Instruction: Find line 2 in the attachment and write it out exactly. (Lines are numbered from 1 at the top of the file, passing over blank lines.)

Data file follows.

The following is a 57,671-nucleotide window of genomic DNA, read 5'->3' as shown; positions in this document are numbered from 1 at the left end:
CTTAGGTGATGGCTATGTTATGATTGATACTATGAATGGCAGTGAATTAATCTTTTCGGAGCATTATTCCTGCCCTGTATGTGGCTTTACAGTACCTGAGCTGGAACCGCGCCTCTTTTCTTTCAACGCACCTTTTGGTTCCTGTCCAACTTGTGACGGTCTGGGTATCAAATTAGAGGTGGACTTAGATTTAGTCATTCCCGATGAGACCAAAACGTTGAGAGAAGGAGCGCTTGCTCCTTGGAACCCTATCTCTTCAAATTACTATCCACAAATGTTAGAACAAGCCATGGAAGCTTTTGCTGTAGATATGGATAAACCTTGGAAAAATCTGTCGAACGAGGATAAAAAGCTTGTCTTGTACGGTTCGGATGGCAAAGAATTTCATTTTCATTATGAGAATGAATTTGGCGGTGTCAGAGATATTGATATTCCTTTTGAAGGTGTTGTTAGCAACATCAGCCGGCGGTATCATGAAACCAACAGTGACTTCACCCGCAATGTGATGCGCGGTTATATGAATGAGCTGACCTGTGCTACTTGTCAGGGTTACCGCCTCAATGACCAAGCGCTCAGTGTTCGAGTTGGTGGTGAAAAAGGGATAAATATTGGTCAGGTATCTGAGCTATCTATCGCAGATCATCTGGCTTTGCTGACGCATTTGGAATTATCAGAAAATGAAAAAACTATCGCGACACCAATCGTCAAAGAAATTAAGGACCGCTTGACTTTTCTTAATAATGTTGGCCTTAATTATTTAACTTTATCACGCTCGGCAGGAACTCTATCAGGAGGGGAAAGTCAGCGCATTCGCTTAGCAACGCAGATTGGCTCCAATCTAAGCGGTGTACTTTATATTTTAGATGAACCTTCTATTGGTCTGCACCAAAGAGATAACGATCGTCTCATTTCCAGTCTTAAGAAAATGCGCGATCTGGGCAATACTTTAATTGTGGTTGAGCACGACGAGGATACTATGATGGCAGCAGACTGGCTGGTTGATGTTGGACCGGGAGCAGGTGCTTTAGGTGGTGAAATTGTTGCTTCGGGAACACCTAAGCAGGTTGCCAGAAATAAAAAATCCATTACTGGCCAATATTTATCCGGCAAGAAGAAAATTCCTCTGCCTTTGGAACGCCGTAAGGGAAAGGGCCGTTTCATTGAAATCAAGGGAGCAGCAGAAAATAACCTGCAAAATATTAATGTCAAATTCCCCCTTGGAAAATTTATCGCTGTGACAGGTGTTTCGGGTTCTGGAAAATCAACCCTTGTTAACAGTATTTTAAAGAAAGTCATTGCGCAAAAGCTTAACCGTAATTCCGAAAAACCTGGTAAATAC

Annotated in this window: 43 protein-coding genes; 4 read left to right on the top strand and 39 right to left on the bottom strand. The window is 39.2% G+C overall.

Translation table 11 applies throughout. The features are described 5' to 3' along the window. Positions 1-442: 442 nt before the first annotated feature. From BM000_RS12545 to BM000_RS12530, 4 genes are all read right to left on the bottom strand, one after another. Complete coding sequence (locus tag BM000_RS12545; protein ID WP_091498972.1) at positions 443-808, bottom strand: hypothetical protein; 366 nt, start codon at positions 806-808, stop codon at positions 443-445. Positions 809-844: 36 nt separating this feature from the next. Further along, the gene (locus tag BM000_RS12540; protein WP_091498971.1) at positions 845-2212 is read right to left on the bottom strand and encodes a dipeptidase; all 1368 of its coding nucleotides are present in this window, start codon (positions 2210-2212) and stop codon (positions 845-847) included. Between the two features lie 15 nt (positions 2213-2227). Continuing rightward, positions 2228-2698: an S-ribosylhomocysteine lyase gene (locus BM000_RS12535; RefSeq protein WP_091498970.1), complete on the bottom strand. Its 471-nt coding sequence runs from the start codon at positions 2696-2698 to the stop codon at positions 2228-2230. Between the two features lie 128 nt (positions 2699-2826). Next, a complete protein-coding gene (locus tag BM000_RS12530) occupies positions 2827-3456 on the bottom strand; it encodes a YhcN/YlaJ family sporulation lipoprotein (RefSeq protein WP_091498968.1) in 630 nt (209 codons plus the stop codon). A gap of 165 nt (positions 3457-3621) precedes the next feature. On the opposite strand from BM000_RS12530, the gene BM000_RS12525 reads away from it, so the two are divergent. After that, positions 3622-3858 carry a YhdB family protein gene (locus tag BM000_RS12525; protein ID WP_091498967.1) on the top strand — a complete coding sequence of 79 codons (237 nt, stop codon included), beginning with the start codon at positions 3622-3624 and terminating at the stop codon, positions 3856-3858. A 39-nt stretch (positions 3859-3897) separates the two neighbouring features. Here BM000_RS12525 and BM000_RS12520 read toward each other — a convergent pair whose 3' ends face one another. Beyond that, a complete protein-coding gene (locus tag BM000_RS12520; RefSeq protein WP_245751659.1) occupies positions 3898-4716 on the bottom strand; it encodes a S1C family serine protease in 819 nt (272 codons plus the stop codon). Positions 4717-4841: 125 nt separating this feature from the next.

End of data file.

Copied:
CTTAGGTGATGGCTATGTTATGATTGATACTATGAATGGCAGTGAATTAATCTTTTCGGAGCATTATTCCTGCCCTGTATGTGGCTTTACAGTACCTGAGCTGGAACCGCGCCTCTTTTCTTTCAACGCACCTTTTGGTTCCTGTCCAACTTGTGACGGTCTGGGTATCAAATTAGAGGTGGACTTAGATTTAGTCATTCCCGATGAGACCAAAACGTTGAGAGAAGGAGCGCTTGCTCCTTGGAACCCTATCTCTTCAAATTACTATCCACAAATGTTAGAACAAGCCATGGAAGCTTTTGCTGTAGATATGGATAAACCTTGGAAAAATCTGTCGAACGAGGATAAAAAGCTTGTCTTGTACGGTTCGGATGGCAAAGAATTTCATTTTCATTATGAGAATGAATTTGGCGGTGTCAGAGATATTGATATTCCTTTTGAAGGTGTTGTTAGCAACATCAGCCGGCGGTATCATGAAACCAACAGTGACTTCACCCGCAATGTGATGCGCGGTTATATGAATGAGCTGACCTGTGCTACTTGTCAGGGTTACCGCCTCAATGACCAAGCGCTCAGTGTTCGAGTTGGTGGTGAAAAAGGGATAAATATTGGTCAGGTATCTGAGCTATCTATCGCAGATCATCTGGCTTTGCTGACGCATTTGGAATTATCAGAAAATGAAAAAACTATCGCGACACCAATCGTCAAAGAAATTAAGGACCGCTTGACTTTTCTTAATAATGTTGGCCTTAATTATTTAACTTTATCACGCTCGGCAGGAACTCTATCAGGAGGGGAAAGTCAGCGCATTCGCTTAGCAACGCAGATTGGCTCCAATCTAAGCGGTGTACTTTATATTTTAGATGAACCTTCTATTGGTCTGCACCAAAGAGATAACGATCGTCTCATTTCCAGTCTTAAGAAAATGCGCGATCTGGGCAATACTTTAATTGTGGTTGAGCACGACGAGGATACTATGATGGCAGCAGACTGGCTGGTTGATGTTGGACCGGGAGCAGGTGCTTTAGGTGGTGAAATTGTTGCTTCGGGAACACCTAAGCAGGTTGCCAGAAATAAAAAATCCATTACTGGCCAATATTTATCCGGCAAGAAGAAAATTCCTCTGCCTTTGGAACGCCGTAAGGGAAAGGGCCGTTTCATTGAAATCAAGGGAGCAGCAGAAAATAACCTGCAAAATATTAATGTCAAATTCCCCCTTGGAAAATTTATCGCTGTGACAGGTGTTTCGGGTTCTGGAAAATCAACCCTTGTTAACAGTATTTTAAAGAAAGTCATTGCGCAAAAGCTTAACCGTAATTCCGAAAAACCTGGTAAATAC